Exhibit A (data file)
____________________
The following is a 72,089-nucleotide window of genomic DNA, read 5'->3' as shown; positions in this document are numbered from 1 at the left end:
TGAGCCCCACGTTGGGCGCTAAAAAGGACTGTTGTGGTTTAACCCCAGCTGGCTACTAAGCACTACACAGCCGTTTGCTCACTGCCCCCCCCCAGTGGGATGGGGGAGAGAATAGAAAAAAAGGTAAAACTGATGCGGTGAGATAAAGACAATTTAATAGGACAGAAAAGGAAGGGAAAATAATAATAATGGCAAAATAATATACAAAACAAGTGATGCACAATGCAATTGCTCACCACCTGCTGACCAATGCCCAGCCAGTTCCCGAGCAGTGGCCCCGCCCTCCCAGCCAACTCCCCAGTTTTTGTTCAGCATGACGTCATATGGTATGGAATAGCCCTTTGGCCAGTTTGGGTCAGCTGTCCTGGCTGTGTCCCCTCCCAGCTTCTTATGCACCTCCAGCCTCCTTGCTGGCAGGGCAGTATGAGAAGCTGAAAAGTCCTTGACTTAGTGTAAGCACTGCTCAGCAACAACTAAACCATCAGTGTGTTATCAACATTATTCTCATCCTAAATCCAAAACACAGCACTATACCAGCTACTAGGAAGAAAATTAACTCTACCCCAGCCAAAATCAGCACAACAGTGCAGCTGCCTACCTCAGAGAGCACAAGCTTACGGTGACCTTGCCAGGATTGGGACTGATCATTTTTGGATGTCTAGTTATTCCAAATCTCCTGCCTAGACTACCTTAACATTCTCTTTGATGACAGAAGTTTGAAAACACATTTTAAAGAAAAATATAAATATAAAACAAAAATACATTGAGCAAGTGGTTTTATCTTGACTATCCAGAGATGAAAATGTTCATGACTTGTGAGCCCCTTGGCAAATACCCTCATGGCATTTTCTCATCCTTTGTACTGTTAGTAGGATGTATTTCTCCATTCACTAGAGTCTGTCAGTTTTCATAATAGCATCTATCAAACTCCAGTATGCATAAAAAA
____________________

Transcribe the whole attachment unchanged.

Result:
The following is a 72,089-nucleotide window of genomic DNA, read 5'->3' as shown; positions in this document are numbered from 1 at the left end:
TGAGCCCCACGTTGGGCGCTAAAAAGGACTGTTGTGGTTTAACCCCAGCTGGCTACTAAGCACTACACAGCCGTTTGCTCACTGCCCCCCCCCAGTGGGATGGGGGAGAGAATAGAAAAAAAGGTAAAACTGATGCGGTGAGATAAAGACAATTTAATAGGACAGAAAAGGAAGGGAAAATAATAATAATGGCAAAATAATATACAAAACAAGTGATGCACAATGCAATTGCTCACCACCTGCTGACCAATGCCCAGCCAGTTCCCGAGCAGTGGCCCCGCCCTCCCAGCCAACTCCCCAGTTTTTGTTCAGCATGACGTCATATGGTATGGAATAGCCCTTTGGCCAGTTTGGGTCAGCTGTCCTGGCTGTGTCCCCTCCCAGCTTCTTATGCACCTCCAGCCTCCTTGCTGGCAGGGCAGTATGAGAAGCTGAAAAGTCCTTGACTTAGTGTAAGCACTGCTCAGCAACAACTAAACCATCAGTGTGTTATCAACATTATTCTCATCCTAAATCCAAAACACAGCACTATACCAGCTACTAGGAAGAAAATTAACTCTACCCCAGCCAAAATCAGCACAACAGTGCAGCTGCCTACCTCAGAGAGCACAAGCTTACGGTGACCTTGCCAGGATTGGGACTGATCATTTTTGGATGTCTAGTTATTCCAAATCTCCTGCCTAGACTACCTTAACATTCTCTTTGATGACAGAAGTTTGAAAACACATTTTAAAGAAAAATATAAATATAAAACAAAAATACATTGAGCAAGTGGTTTTATCTTGACTATCCAGAGATGAAAATGTTCATGACTTGTGAGCCCCTTGGCAAATACCCTCATGGCATTTTCTCATCCTTTGTACTGTTAGTAGGATGTATTTCTCCATTCACTAGAGTCTGTCAGTTTTCATAATAGCATCTATCAAACTCCAGTATGCATAAAAAA